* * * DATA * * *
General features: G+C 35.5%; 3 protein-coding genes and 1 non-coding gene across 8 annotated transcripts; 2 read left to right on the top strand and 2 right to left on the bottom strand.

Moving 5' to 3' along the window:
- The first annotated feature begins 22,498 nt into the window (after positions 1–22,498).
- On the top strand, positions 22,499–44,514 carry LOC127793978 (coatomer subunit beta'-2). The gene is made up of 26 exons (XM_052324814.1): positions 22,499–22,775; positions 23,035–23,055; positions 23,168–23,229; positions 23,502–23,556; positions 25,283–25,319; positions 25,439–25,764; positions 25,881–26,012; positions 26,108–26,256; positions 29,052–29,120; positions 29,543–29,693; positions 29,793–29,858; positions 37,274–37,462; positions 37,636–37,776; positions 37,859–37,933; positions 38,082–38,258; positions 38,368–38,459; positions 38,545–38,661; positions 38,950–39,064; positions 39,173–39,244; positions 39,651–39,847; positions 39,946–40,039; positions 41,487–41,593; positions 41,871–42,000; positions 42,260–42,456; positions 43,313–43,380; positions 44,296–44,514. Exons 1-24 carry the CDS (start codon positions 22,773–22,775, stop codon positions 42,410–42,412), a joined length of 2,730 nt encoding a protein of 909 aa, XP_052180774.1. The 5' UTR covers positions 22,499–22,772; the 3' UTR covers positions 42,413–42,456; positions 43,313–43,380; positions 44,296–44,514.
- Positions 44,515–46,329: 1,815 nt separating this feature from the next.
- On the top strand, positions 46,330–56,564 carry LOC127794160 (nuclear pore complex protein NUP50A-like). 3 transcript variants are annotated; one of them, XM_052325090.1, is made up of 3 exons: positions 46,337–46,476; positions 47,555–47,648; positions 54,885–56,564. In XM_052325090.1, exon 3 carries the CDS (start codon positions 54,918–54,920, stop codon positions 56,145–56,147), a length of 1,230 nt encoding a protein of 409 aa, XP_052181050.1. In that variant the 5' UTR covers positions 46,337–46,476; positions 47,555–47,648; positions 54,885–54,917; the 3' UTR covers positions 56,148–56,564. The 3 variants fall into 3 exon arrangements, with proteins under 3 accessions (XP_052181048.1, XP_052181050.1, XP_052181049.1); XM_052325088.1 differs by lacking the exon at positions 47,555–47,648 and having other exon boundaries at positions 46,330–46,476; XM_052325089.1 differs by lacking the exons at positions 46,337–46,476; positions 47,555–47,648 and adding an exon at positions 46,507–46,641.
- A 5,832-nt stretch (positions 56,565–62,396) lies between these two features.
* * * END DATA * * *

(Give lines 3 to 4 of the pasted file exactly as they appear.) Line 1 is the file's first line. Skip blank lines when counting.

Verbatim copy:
- The first annotated feature begins 22,498 nt into the window (after positions 1–22,498).
- On the top strand, positions 22,499–44,514 carry LOC127793978 (coatomer subunit beta'-2). The gene is made up of 26 exons (XM_052324814.1): positions 22,499–22,775; positions 23,035–23,055; positions 23,168–23,229; positions 23,502–23,556; positions 25,283–25,319; positions 25,439–25,764; positions 25,881–26,012; positions 26,108–26,256; positions 29,052–29,120; positions 29,543–29,693; positions 29,793–29,858; positions 37,274–37,462; positions 37,636–37,776; positions 37,859–37,933; positions 38,082–38,258; positions 38,368–38,459; positions 38,545–38,661; positions 38,950–39,064; positions 39,173–39,244; positions 39,651–39,847; positions 39,946–40,039; positions 41,487–41,593; positions 41,871–42,000; positions 42,260–42,456; positions 43,313–43,380; positions 44,296–44,514. Exons 1-24 carry the CDS (start codon positions 22,773–22,775, stop codon positions 42,410–42,412), a joined length of 2,730 nt encoding a protein of 909 aa, XP_052180774.1. The 5' UTR covers positions 22,499–22,772; the 3' UTR covers positions 42,413–42,456; positions 43,313–43,380; positions 44,296–44,514.